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Using Monochord Therapy to Promote Healing

The following is an article written by Gail Collins published by Mountain Living Magazine, March 2011.

Waves of sound float up as I lie on the monochord Soundwave bed. Thrumming bass notes resonate through my body. Sitting beside me, Kelly McCabe chants, his cascading vocals trailing into a breathy falsetto. A rushing in my head drowns out the world, and I am encouraged to let go, to join something greater. The lyrical grandeur builds, and in my mind's eye, a ring of rocky ridges appears. Light lifts from these peaks to form immense balls of flame, and then, disintegrate. These fireworks continue until a bright openness remains. As McCabe continues to strum the monochord's strings, the lushness approaches choral proportions. Suddenly, I notice a plucking at my knee though my appendages seem to have melted into nothingness. McCabe's wife Tessie beats an accompanying rhythm on the tongue drum beneath the monochord. A presence of power throbs in these reverberations. This circulating sound slowly relents in tempo and volume, and in time, the suffusing hum and thrum falls away.

My first monochord therapy session concludes with a whisper, just as it began. It was not what I'd expected, but then, there are no routine results. Submission to sound healing is a personal affair. McCabe's involvement with sound healing may stem from his earlier life as a monk. Six of his 15 years attached to a monastery were spent in Calcutta, India. As owners of Sacred Rites in downtown Flagstaff, the McCabe's act as distributors for Soundwave beds and a host of other monochord instruments from Boehme Music. "I've carried sound healing instruments for over 19 years and have never come across anything that I think is as powerful and beautifully simple as the monochord." McCabe explained this connection by paraphrasing Pythagoras, circa 500 B.C., "All knowledge in the universe can be found in the harmonics of the monochord." I just strum it, and the sound does all it needs to do for that given person,", McCabe said, and his wife finishes his thought, "whether it is for the body itself or the emotional side of things." A person doesn't need to believe or understand, McCabe explained in his story about a doctor. The man had endured constant pain from hammer toes and had nothing to lose in a chance trial on McCabe's monochord bed. Without saying much afterward, the man walked two blocks before noticing his toes weren't locked up. He returned for another session which straightened them completely.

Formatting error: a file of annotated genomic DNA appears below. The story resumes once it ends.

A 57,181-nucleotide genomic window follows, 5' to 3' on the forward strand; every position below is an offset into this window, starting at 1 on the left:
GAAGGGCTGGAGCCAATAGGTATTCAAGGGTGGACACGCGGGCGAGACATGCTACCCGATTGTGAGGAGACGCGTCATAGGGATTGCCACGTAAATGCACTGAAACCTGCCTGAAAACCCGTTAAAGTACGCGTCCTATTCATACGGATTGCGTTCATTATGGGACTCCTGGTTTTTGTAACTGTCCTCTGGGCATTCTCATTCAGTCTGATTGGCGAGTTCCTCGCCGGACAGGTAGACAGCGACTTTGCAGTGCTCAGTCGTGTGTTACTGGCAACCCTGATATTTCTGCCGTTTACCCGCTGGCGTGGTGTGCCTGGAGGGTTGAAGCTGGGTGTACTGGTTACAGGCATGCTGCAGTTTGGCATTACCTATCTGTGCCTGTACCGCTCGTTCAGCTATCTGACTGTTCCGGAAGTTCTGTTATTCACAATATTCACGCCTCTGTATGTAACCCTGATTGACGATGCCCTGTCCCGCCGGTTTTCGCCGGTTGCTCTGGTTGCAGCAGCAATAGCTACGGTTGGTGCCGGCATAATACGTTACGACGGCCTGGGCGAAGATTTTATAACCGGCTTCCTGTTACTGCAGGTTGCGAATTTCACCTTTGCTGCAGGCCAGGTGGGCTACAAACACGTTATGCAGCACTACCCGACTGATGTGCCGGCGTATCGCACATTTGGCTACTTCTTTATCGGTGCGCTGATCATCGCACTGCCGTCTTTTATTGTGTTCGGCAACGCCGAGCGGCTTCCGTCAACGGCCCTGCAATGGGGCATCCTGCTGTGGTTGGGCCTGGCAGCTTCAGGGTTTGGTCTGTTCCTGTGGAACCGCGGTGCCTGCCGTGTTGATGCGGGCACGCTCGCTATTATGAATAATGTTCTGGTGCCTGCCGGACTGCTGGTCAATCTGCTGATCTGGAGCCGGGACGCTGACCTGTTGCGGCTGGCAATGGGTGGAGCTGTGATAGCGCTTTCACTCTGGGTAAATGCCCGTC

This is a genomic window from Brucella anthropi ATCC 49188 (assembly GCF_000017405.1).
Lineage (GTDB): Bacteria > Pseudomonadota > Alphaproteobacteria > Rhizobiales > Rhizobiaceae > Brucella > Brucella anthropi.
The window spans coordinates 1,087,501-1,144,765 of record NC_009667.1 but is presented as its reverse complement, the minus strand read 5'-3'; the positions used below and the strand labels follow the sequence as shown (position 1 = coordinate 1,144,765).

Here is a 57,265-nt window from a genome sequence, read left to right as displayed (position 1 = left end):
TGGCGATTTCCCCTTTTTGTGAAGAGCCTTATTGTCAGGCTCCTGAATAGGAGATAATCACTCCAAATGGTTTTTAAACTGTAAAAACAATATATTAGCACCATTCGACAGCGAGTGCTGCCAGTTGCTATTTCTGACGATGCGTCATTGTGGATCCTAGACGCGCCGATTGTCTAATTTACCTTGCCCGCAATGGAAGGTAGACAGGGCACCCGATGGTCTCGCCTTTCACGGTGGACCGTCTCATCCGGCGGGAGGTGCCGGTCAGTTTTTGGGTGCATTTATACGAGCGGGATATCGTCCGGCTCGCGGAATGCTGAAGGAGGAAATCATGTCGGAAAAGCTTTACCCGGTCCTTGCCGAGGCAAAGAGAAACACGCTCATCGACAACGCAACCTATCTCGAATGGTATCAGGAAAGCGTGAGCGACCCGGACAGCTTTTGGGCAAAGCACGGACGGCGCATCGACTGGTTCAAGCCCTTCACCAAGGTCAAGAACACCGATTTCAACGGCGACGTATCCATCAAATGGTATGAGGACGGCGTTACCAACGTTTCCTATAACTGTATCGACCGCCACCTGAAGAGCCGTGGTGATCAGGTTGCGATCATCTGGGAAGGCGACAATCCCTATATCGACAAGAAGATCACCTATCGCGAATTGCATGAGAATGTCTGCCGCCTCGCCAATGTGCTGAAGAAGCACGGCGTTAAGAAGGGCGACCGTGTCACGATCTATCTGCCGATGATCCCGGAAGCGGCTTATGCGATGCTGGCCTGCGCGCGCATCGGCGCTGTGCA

Tessie talks about a woman who had denied the suffering in her soul. "As she lay on the bed, the woman felt a great weight leave her in a cloud of smoke as she released her grief." These cases show the outcome of monochord therapy is as individual as the person. Often, an area of need will feel a tugging. That explains the pulling in my knee; the joint had been sore for months.

The wooden Soundwave bed is ergonomically formed to resemble a chubby frankfurter. The head is slightly higher than the foot with a full-length pad plus cushions bridge the knees and neck. This promotes a comforable experience. On the side of the bed and running the length of the instrument are 40 strings in three octaves of the same note. In this way, the monochord plays a chorus comprised of just one note. "The strings take you ever higher as the mind layers the music," Tessie said. "It's like a choir of angels singing." The music is easily enhanced by adding your voice as you are moved....The strummed strings carry vibrations like a wave to the surface and into the dissolve tension.. and relieve any blockage in the body." Pregnant women have sung to their unborn children since eternity began. It quiets the mother and the life within them. Such comfort lingers as mothers later hold their babies to their chest and croon. So it's no wonder that in pregnancy, an expectant mother finds 30 minutes with a monochord consoling. And that anyone can enjoy this familiar peace throughout their lives. "It's a lullaby instrument," Tessie said, "a wonderful way to fall asleep." McCabe chimes in, "It requires no talent and puts healing in your own hands. Even a child can play it. Profound truths are the simplest ones, and there is beauty and simplicity in the monochord."

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